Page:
Many states have already raised their minimum wages and others are in the process of considering it. For now, the federal minimum wage is $7.25 per hour, but legislators have repeatedly tried to raise it. For example, the Raise the Wage act, introduced in 2015 by Senator Patrick Murray and Representative Bobby Scott and supported by President Obama, aimed to see the federal minimum wage go up to $12 per hour by 2020.* 

To make a long story short, no matter where you live in the U.S., there's a good chance you'll have to start paying a higher minimum wage in the foreseeable future.

Regardless of politics – whether you're for or against an increased minimum wage – it could be on your near horizon, and as a business owner, it's best to be prepared for it. Payroll is likely one of your biggest expenses, if not the biggest. So, what can you do?

Step one is to look for ways to save money. Ideally, you don't want to cut down on your workforce. Chances are, you need the staff you have, and nobody wants to go through painful layoffs. Unless you have positions that are no longer necessary, this doesn't have to be your first course of action.

Hours

To begin with, you might want to look at your current hours of operation and determine if they can be adjusted or optimized to better take advantage of your current financial situation. Can you get by with opening later or closing earlier? Are you currently open on one day of the week where you get very little business? Consider closing on that day.

While certainly not the most favorable option, there's also the possibility of cutting down hours for some staff. It's probably not going to go over particularly well with the employees, but it's favorable compared to a layoff. If you do go this route, just be prepared for the potential that you will lose staff as they opt to find other jobs offering more hours.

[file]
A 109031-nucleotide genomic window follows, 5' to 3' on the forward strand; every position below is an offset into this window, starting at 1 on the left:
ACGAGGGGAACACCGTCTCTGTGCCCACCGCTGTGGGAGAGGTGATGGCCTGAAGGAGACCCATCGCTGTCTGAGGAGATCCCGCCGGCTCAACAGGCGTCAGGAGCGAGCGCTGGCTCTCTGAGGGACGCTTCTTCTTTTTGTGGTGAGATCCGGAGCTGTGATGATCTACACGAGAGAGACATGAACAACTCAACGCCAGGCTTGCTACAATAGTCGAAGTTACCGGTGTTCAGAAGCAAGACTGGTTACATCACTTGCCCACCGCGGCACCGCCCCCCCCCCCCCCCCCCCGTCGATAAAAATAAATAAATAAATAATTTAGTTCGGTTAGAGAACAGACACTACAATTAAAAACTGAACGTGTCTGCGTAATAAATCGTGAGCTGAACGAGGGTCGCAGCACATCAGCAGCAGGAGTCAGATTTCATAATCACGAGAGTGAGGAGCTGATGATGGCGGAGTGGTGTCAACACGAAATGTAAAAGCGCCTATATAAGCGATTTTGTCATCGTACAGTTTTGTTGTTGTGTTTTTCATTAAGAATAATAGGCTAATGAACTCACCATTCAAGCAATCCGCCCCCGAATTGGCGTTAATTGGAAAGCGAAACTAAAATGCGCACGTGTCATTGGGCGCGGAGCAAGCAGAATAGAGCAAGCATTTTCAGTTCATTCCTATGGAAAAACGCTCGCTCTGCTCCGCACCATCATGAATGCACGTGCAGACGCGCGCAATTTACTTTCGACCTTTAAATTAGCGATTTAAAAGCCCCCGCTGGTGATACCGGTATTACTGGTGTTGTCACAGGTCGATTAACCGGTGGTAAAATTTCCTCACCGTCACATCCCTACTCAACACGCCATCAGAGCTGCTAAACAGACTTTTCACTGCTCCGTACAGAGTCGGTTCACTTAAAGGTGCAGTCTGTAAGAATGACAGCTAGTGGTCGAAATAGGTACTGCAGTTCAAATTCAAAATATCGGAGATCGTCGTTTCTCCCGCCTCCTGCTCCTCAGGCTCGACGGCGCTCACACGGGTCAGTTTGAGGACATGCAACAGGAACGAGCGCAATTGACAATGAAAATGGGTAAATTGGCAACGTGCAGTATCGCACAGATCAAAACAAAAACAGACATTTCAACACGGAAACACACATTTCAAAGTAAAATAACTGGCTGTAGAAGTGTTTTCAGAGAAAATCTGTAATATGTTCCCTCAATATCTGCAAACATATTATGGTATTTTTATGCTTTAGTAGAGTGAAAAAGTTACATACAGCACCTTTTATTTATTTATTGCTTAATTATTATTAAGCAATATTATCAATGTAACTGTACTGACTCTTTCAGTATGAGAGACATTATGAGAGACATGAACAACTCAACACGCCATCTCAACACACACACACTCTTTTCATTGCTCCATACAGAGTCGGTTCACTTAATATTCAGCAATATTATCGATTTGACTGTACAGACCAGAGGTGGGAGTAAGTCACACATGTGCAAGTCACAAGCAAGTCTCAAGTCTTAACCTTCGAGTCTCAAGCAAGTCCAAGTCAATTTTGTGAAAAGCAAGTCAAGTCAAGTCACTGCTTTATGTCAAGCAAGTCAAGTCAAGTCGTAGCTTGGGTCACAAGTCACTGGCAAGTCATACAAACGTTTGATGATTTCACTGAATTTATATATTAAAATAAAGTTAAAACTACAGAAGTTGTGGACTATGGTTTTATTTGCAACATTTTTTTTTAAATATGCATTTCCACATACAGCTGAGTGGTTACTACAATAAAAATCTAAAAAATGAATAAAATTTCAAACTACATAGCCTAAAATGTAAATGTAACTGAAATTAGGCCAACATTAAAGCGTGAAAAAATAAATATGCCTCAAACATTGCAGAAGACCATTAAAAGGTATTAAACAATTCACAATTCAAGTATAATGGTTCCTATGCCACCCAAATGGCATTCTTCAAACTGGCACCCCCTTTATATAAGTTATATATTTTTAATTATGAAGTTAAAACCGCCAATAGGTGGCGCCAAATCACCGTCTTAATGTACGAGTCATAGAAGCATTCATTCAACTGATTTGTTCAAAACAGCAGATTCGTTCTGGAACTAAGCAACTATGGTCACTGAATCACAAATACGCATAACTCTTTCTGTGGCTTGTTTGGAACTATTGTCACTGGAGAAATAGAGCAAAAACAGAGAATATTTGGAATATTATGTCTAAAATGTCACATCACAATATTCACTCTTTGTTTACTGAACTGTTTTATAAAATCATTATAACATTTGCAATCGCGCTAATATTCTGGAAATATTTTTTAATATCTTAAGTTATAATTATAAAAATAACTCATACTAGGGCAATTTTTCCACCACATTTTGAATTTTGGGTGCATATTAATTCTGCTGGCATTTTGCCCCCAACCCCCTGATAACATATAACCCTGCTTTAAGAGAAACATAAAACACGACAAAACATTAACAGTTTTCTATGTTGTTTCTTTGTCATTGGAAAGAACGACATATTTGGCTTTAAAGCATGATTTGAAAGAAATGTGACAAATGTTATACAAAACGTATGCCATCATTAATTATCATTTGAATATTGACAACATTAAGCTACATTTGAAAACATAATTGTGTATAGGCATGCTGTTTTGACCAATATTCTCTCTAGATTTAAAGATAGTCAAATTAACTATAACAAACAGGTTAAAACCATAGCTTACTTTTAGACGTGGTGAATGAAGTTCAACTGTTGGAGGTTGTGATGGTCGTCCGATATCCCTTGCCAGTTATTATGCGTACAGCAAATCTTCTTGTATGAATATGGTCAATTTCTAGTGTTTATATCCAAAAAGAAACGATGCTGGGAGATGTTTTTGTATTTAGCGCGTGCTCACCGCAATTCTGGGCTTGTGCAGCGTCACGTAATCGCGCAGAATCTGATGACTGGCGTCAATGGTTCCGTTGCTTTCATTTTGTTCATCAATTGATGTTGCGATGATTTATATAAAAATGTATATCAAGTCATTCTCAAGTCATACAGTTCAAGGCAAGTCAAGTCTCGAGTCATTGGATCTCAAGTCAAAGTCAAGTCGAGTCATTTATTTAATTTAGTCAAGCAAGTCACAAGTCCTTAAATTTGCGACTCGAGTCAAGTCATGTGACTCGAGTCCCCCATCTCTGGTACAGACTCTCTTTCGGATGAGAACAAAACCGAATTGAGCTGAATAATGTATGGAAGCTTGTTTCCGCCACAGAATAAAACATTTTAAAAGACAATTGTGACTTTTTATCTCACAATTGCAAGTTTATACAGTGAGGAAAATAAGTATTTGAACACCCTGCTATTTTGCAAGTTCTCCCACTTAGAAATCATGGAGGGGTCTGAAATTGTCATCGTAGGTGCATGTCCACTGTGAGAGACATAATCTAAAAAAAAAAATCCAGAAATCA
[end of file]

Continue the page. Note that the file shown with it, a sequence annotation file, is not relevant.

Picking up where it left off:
Prices

Another option is to look at your prices and consider if they're where they need to be. Are they so low that they're not bringing in enough profit? If they’re too high, you might move a lot more volume and bring in more profit if you lowered them.

Are your prices fair? Not just to your customers, but to you? Are you getting what your products and services are truly worth? If you do have to raise prices, you're going to have to come up with a good reason why, so your customers don't flee. If it's legitimate and honest, you might be surprised by your customers' loyalty.

Productivity

Now more than ever, you need to make sure productivity is at a maximum. Are your employees focused on the right tasks? Are there any tasks currently being handled by a human that can be handled by software, freeing up that person's time to do something more worthwhile? 

Go through all employees' workloads task-by-task and do an evaluation. Figure out what can be done more efficiently and make sure you have the right people handling the right things.

Ultimately, if your business is impacted by a minimum wage increase, you'll have to find ways to bring in more money. Cutting costs is one thing, but it's not a sustainable business model. Besides, as a business, your goal is to keep growing. Are there any new areas you've been considering getting into? New products or services you've considered selling? Now might be the time to take the necessary steps to make it happen.

Click here for an article on re-thinking your business model.

And, even if a wage hike doesn’t occur, taking the steps outlined above will help your bottom line and give you a leg up on the competition.

*[1] https://www.whitehouse.gov/raise-the-wage

 


The information provided is presented for general informational purposes only and does not constitute tax, legal or business advice. Any views expressed in this article may not necessarily be those of Nevada State Bank, a division of ZB, N.A.